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Ask for a discount, why not?  The online dealers are at fault as their prices are usually way below the local shop, which they can and do sell at and still profit and keep the doors open.  When we see these prices it is a fair assumption that local shops can offer similar pricing, conveniently forgetting that the big guys get substantial reduction for bulk buying.  Sadly when no deal is forthcoming, we immediately turn to the OL source and get virtually immediate delivery these days!  In my instance, US tinplate locs sell for $100 or so less than retail, so it is hard to ignore.  There are no local train shops left in this area so we are the victims as well as the cause.

 

Brian.

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I think that people are mixing the concept of asking for a discount, and expecting a discount. I never ask for a discount (with the exception of cars where it is all part of a silly game, even there I avoid it now by using sites like car wow) but in a connected world it is easy to price check and if another dealer is selling the same item for less then I may well go there. The reason railway modellers expect a discount is because the retail trade created that expectation, people used to buy magazines which were full of classifieds offering discount prices, now replaced by websites offering discount prices. Although I don't ask for discounts I am generally aware of how much things cost elsewhere.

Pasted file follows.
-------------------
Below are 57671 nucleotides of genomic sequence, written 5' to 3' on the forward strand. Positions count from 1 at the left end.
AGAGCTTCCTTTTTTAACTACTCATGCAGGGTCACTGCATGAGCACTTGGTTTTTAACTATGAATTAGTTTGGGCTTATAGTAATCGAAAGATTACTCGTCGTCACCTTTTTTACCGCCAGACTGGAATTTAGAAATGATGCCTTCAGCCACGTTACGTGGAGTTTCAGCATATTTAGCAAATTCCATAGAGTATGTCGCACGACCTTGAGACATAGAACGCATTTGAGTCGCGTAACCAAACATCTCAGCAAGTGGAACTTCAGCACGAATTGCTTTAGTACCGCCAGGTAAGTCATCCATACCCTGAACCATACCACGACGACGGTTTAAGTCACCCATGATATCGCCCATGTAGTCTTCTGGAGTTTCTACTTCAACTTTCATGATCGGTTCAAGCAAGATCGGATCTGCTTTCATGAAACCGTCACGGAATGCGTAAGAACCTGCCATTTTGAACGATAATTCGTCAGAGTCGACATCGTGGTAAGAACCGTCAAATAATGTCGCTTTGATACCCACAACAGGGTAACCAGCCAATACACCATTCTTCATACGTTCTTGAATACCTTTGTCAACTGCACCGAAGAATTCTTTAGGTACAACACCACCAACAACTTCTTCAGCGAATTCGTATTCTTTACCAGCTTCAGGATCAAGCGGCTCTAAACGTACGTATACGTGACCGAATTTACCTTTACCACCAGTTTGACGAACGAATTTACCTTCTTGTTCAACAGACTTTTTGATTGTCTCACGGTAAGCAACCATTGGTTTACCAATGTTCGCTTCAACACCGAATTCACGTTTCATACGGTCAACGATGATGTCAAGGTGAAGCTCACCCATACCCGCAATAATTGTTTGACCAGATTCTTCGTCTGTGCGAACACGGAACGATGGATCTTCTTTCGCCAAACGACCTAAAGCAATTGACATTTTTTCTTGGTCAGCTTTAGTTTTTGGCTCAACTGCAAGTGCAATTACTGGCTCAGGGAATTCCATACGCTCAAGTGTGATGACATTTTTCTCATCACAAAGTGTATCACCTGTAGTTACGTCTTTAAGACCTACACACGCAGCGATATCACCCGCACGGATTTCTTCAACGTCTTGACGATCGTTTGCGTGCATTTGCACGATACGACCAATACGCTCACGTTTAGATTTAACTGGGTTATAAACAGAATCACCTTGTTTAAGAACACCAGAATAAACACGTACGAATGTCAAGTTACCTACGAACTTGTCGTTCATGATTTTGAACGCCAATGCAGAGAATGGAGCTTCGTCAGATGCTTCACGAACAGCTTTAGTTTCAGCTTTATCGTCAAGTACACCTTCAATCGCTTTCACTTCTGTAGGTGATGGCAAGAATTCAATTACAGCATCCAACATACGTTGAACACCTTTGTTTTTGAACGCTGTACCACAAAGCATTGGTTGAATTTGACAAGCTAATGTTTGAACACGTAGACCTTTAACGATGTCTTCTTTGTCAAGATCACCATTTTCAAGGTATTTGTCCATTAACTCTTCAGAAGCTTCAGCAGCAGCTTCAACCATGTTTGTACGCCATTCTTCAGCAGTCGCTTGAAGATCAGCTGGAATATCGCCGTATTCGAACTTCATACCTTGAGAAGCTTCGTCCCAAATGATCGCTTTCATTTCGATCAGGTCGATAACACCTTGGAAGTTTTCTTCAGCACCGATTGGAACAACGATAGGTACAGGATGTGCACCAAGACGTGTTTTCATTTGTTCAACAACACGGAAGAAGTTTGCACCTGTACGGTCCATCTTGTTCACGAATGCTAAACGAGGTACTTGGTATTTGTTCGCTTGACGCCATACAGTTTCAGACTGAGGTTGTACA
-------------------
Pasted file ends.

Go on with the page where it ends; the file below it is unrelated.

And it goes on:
For all that, it doesn't just come down to price. I like good service and don't mind paying for it, equally I value well designed websites and will use shops that have made the effort to make shopping easy. However, if it is a product where discounting is the norm then really a shop opting out of offering a discount needs to offer a reason to pay more. For some it may be a desire to keep a local shop, but if it is ordering online then whether a shop is 50 or 500 miles away is irrelevant and it comes down to do they have what I want, price and service.